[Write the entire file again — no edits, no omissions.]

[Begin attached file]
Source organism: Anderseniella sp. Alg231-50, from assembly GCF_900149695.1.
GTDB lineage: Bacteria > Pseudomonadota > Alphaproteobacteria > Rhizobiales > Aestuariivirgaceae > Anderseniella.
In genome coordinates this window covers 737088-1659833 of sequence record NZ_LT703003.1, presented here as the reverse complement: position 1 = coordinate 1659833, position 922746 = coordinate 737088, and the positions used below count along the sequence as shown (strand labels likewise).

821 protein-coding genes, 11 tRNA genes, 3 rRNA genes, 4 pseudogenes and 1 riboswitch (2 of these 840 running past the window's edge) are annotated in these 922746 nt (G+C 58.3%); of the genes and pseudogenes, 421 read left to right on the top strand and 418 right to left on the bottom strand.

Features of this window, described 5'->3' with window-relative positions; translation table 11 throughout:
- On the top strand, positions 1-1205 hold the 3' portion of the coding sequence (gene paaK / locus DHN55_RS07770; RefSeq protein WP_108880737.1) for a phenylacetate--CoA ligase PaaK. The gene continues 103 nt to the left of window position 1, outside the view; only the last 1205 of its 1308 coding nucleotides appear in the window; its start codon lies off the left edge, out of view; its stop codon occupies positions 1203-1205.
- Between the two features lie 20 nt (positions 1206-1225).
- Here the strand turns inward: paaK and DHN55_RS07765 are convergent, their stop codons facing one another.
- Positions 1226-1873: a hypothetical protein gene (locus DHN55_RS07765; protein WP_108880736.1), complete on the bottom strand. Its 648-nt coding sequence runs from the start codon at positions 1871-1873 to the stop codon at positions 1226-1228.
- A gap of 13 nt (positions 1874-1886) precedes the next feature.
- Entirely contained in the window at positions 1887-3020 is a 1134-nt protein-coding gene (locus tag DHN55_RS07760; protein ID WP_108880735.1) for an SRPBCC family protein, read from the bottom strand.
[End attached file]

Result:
Source organism: Anderseniella sp. Alg231-50, from assembly GCF_900149695.1.
GTDB lineage: Bacteria > Pseudomonadota > Alphaproteobacteria > Rhizobiales > Aestuariivirgaceae > Anderseniella.
In genome coordinates this window covers 737088-1659833 of sequence record NZ_LT703003.1, presented here as the reverse complement: position 1 = coordinate 1659833, position 922746 = coordinate 737088, and the positions used below count along the sequence as shown (strand labels likewise).

821 protein-coding genes, 11 tRNA genes, 3 rRNA genes, 4 pseudogenes and 1 riboswitch (2 of these 840 running past the window's edge) are annotated in these 922746 nt (G+C 58.3%); of the genes and pseudogenes, 421 read left to right on the top strand and 418 right to left on the bottom strand.

Features of this window, described 5'->3' with window-relative positions; translation table 11 throughout:
- On the top strand, positions 1-1205 hold the 3' portion of the coding sequence (gene paaK / locus DHN55_RS07770; RefSeq protein WP_108880737.1) for a phenylacetate--CoA ligase PaaK. The gene continues 103 nt to the left of window position 1, outside the view; only the last 1205 of its 1308 coding nucleotides appear in the window; its start codon lies off the left edge, out of view; its stop codon occupies positions 1203-1205.
- Between the two features lie 20 nt (positions 1206-1225).
- Here the strand turns inward: paaK and DHN55_RS07765 are convergent, their stop codons facing one another.
- Positions 1226-1873: a hypothetical protein gene (locus DHN55_RS07765; protein WP_108880736.1), complete on the bottom strand. Its 648-nt coding sequence runs from the start codon at positions 1871-1873 to the stop codon at positions 1226-1228.
- A gap of 13 nt (positions 1874-1886) precedes the next feature.
- Entirely contained in the window at positions 1887-3020 is a 1134-nt protein-coding gene (locus tag DHN55_RS07760; protein ID WP_108880735.1) for an SRPBCC family protein, read from the bottom strand.